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Io (moon)
Io ( Jupiter
Jupiter
I) is the innermost of the four Galilean moons
Galilean moons
of the planet Jupiter. It is the fourth-largest moon, has the highest density of all the moons, and has the least amount of water of any known astronomical object in the Solar System. It was discovered in 1610 and was named after the mythological character Io, a priestess of Hera
Hera
who became one of Zeus' lovers. With over 400 active volcanoes, Io is the most geologically active object in the Solar System.[8][9] This extreme geologic activity is the result of tidal heating from friction generated within Io's interior as it is pulled between Jupiter
Jupiter
and the other Galilean satellites—Europa, Ganymede and Callisto. Several volcanoes produce plumes of sulfur and sulfur dioxide that climb as high as 500 km (300 mi) above the surface
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May 14
May 14 is the 134th day of the year (135th in leap years) in the Gregorian calendar. There are 231 days remaining until the end of the year
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François Ravaillac
François Ravaillac (French pronunciation: ​[fʁɑ̃swa ʁavajak]; 1578[1] – 27 May 1610) was a French factotum in the courts of Angoulême and a committer of regicide. An occasional tutor and Catholic zealot, he murdered King Henry IV of France in 1610.Contents1 Biography1.1 Early life and education 1.2 Regicide 1.3 Trial and execution2 See also 3 Notes 4 References 5 External linksBiography[edit] Early life and education[edit] Ravaillac was born at Angoulême of an educated family: his grandfather François Ravaillac, was prosecutor of Angoulême, and two of his uncles were canons of the Cathedral of Angoulême.[2] His father Jean Ravaillac was a violent man whose many misdeeds were a public scandal and caused legal difficulties; his mother Françoise Dubreuil (sister of the canons) was known for her Catholic piety. The son Ravaillac began work as a servant, later becoming a school teacher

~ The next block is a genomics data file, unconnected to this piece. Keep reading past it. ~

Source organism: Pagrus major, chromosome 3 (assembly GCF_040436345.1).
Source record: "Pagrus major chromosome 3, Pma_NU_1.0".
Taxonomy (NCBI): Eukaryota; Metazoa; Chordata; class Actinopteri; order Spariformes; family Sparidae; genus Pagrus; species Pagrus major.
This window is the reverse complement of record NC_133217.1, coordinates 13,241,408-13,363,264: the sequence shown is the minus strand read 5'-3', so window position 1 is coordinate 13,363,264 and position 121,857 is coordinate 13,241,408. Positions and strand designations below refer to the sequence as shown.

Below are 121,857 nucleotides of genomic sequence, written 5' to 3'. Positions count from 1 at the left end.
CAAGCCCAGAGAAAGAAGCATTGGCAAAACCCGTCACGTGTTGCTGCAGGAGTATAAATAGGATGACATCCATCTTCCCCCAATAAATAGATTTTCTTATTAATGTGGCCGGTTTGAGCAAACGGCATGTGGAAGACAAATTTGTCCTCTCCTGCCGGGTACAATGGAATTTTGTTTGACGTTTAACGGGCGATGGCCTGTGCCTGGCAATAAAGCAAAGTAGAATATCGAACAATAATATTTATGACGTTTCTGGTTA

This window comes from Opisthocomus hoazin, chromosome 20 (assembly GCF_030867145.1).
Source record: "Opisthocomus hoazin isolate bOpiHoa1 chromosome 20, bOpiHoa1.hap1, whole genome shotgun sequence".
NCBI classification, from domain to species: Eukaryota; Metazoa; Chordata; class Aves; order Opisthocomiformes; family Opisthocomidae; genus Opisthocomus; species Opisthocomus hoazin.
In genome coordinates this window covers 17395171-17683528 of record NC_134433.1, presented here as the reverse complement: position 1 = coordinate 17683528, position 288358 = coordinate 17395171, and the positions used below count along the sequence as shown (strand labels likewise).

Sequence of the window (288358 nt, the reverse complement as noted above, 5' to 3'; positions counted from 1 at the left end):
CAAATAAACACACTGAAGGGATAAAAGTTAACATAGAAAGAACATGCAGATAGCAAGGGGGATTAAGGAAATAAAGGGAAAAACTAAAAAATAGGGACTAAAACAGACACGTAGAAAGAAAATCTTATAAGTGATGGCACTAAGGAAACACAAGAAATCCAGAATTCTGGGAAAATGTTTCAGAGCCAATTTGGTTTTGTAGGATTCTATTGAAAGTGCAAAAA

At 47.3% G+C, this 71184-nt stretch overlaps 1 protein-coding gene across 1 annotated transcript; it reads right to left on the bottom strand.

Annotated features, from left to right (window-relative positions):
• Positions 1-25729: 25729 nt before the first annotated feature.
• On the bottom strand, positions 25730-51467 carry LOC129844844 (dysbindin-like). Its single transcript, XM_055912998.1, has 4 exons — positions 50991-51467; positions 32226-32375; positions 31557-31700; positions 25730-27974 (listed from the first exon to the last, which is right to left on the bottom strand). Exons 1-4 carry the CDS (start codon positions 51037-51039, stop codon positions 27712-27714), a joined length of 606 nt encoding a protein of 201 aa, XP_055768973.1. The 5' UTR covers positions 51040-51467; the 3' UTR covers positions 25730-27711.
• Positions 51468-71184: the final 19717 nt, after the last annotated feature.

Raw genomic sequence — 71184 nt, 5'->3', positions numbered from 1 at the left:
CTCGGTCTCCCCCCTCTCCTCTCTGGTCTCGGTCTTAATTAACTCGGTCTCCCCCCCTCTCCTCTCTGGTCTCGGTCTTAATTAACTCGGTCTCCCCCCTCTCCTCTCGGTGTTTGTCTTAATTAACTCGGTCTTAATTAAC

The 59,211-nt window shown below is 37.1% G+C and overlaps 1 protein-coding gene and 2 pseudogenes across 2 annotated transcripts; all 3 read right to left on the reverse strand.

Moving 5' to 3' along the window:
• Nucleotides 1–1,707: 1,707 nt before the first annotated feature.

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Henry IV Of France
Henry IV (French: Henri IV, read as Henri-Quatre [ɑ̃ʁi katʁ]; 13 December 1553 – 14 May 1610), also known by the epithet "Good King Henry", was King of Navarre
King of Navarre
(as Henry III) from 1572 to 1610 and King of France
King of France
from 1589 to 1610. He was the first monarch of France from the House of Bourbon, another branch of the Capetian dynasty (through Louis IX, as the previous House of Valois
House of Valois
had been through Philip II). He was assassinated in 1610 by François Ravaillac, a fanatical Catholic, and was succeeded by his son Louis XIII.[1] Baptised as a Catholic
Catholic
but raised in the Protestant faith by his mother Jeanne d'Albret, Queen of Navarre, Henry inherited the throne of Navarre in 1572 on the death of his mother. As a Huguenot, Henry was involved in the French Wars of Religion, barely escaping assassination in the St
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May 23
May
May
23 is the 143rd day of the year (144th in leap years) in the Gregorian calendar. There are 222 days remaining until the end of the year
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Thomas Gates (governor)
Sir Thomas Gates (fl. 1585–1622), was the governor of Jamestown, in the English colony of Virginia
Virginia
(now the Commonwealth of Virginia, part of the United States of America). His predecessor, George Percy, through inept leadership, was responsible for the lives lost during the period called the Starving Time. The English-born Gates arrived to find a few surviving starving colonists commanded by Percy, and assumed command
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January 7
January
January
7 is the seventh day of the year in the Gregorian calendar. There are 358 days remaining until the end of the year (359 in leap years)
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Ralph Hamor
Captain Ralph Hamor was one of the original colonists to settle in Virginia, and author of A True Discourse of the Present State of Virginia, which he wrote when he returned to London in 1615. Spellings of his first and last name vary and alternate spellings include "Raphe", "Hamer", and "Haman".[1]Contents1 Family and education 2 Career 3 Indian attack of 1622 4 Later years 5 ReferencesFamily and education[edit] Hamor was one of eight children born to Raphe Hamor and Mabell Loveland Hamor and was baptized in the parish of Saint Nicholas Acons, London on February 16, 1589